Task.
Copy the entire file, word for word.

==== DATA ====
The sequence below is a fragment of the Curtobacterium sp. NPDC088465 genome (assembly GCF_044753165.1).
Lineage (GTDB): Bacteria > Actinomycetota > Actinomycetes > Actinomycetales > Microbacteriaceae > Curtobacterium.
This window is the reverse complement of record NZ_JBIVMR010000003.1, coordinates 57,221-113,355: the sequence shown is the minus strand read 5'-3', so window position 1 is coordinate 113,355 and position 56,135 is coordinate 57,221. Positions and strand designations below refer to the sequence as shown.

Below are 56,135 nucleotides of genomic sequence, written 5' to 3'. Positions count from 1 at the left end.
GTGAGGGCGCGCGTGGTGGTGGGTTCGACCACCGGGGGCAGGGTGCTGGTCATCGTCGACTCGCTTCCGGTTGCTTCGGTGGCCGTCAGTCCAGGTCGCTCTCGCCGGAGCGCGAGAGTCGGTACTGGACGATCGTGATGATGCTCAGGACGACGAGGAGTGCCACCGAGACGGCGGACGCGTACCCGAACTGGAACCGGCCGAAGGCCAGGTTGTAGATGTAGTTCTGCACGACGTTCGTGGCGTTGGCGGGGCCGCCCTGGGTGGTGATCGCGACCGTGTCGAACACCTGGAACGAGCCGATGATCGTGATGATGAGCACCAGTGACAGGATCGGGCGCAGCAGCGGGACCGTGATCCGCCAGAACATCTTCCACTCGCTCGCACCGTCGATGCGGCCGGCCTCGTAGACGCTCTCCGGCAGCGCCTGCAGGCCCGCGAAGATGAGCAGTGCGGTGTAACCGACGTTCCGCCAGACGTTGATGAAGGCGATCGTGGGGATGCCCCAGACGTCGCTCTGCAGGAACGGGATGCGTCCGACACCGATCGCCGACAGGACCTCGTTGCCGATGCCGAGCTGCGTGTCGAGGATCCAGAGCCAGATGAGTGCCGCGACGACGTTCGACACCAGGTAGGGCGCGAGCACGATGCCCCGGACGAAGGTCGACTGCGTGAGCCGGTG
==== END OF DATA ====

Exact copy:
The sequence below is a fragment of the Curtobacterium sp. NPDC088465 genome (assembly GCF_044753165.1).
Lineage (GTDB): Bacteria > Actinomycetota > Actinomycetes > Actinomycetales > Microbacteriaceae > Curtobacterium.
This window is the reverse complement of record NZ_JBIVMR010000003.1, coordinates 57,221-113,355: the sequence shown is the minus strand read 5'-3', so window position 1 is coordinate 113,355 and position 56,135 is coordinate 57,221. Positions and strand designations below refer to the sequence as shown.

Below are 56,135 nucleotides of genomic sequence, written 5' to 3'. Positions count from 1 at the left end.
GTGAGGGCGCGCGTGGTGGTGGGTTCGACCACCGGGGGCAGGGTGCTGGTCATCGTCGACTCGCTTCCGGTTGCTTCGGTGGCCGTCAGTCCAGGTCGCTCTCGCCGGAGCGCGAGAGTCGGTACTGGACGATCGTGATGATGCTCAGGACGACGAGGAGTGCCACCGAGACGGCGGACGCGTACCCGAACTGGAACCGGCCGAAGGCCAGGTTGTAGATGTAGTTCTGCACGACGTTCGTGGCGTTGGCGGGGCCGCCCTGGGTGGTGATCGCGACCGTGTCGAACACCTGGAACGAGCCGATGATCGTGATGATGAGCACCAGTGACAGGATCGGGCGCAGCAGCGGGACCGTGATCCGCCAGAACATCTTCCACTCGCTCGCACCGTCGATGCGGCCGGCCTCGTAGACGCTCTCCGGCAGCGCCTGCAGGCCCGCGAAGATGAGCAGTGCGGTGTAACCGACGTTCCGCCAGACGTTGATGAAGGCGATCGTGGGGATGCCCCAGACGTCGCTCTGCAGGAACGGGATGCGTCCGACACCGATCGCCGACAGGACCTCGTTGCCGATGCCGAGCTGCGTGTCGAGGATCCAGAGCCAGATGAGTGCCGCGACGACGTTCGACACCAGGTAGGGCGCGAGCACGATGCCCCGGACGAAGGTCGACTGCGTGAGCCGGTG